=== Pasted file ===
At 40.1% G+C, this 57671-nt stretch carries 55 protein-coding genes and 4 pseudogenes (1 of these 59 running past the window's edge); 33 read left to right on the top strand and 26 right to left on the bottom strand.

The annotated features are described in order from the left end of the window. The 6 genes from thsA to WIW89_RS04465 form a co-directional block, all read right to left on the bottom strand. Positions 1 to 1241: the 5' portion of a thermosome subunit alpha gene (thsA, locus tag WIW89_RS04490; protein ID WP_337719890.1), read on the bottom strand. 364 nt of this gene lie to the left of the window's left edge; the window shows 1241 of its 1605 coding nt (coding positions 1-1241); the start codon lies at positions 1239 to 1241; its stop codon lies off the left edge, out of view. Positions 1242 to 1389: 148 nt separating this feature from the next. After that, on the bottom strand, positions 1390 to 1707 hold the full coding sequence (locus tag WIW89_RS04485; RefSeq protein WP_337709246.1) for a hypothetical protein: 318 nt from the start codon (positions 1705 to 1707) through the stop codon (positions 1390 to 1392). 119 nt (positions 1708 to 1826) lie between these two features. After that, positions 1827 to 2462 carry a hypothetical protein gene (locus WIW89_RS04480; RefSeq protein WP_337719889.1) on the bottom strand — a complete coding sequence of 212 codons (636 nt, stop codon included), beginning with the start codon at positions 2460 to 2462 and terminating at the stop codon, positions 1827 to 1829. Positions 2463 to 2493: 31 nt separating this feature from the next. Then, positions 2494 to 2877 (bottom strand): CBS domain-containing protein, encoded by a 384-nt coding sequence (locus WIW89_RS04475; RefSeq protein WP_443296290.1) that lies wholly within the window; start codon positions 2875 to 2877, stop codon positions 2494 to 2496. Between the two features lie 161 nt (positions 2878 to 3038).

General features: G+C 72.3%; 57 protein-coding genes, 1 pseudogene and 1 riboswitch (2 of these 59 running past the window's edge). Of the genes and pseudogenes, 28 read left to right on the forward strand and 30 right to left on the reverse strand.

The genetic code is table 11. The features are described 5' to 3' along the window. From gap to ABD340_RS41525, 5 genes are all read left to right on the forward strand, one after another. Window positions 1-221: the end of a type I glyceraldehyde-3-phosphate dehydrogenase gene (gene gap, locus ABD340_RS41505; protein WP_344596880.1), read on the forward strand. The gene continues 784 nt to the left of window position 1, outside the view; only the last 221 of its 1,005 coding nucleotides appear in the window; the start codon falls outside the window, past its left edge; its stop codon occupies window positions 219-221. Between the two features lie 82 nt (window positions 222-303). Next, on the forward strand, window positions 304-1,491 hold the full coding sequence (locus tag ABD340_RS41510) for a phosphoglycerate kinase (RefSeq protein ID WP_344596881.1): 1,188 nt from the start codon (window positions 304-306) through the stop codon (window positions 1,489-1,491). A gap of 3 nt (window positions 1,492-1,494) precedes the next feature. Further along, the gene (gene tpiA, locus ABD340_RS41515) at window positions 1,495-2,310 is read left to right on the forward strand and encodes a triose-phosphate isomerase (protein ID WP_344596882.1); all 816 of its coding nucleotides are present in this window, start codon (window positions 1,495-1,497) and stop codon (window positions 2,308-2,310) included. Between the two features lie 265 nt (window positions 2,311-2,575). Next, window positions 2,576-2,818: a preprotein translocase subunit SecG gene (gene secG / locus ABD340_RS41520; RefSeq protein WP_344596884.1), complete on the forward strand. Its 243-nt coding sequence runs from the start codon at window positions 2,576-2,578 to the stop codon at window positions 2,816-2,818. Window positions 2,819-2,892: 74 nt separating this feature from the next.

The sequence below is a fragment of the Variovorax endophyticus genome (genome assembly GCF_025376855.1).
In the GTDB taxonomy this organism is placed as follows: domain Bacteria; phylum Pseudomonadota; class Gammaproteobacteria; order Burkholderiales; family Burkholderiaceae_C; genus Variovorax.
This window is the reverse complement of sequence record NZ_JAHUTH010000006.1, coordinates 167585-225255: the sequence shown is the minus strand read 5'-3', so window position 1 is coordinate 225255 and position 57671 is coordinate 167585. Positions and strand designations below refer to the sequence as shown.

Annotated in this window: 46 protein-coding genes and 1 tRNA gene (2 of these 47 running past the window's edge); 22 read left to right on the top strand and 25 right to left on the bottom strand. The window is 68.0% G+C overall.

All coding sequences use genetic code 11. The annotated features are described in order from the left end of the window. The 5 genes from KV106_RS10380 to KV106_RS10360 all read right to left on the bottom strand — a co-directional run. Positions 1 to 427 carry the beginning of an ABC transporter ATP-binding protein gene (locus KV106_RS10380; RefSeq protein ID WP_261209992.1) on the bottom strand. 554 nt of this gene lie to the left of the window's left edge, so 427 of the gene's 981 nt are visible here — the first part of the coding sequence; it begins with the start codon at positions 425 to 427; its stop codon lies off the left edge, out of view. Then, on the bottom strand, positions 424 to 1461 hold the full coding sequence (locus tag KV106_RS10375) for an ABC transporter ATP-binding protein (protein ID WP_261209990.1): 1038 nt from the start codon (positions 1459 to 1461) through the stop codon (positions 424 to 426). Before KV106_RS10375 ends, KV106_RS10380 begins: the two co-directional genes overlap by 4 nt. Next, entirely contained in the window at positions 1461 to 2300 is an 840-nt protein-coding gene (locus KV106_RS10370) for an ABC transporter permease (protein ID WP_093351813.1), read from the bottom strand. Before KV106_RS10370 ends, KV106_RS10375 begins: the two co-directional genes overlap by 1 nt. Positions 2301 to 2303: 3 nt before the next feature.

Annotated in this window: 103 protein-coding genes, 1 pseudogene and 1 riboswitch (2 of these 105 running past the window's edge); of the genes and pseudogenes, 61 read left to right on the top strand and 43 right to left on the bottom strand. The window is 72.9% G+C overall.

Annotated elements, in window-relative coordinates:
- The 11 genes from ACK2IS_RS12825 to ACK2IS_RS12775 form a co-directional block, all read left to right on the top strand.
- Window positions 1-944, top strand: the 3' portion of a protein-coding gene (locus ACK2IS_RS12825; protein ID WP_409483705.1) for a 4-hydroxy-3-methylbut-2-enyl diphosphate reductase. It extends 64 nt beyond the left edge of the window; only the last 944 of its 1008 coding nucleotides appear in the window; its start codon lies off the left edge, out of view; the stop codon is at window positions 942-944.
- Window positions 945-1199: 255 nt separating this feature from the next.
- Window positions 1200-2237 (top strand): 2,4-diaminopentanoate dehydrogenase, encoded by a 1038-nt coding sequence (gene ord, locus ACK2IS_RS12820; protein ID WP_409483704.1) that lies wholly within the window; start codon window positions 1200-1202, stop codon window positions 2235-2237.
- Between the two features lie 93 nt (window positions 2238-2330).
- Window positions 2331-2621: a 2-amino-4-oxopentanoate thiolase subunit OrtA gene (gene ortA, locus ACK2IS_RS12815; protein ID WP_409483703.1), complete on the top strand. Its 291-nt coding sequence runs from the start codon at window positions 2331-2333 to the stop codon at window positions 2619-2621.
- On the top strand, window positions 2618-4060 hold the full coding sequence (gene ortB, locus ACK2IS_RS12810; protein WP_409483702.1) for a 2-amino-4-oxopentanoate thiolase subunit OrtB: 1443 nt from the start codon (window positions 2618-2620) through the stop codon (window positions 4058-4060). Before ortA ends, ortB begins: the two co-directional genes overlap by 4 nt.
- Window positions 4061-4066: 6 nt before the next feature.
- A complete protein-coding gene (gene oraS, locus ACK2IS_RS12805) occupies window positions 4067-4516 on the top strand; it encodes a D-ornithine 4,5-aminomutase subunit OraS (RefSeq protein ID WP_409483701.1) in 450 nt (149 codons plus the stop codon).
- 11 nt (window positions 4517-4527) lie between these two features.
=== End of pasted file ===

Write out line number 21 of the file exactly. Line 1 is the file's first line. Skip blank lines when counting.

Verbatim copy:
- 11 nt (window positions 4517-4527) lie between these two features.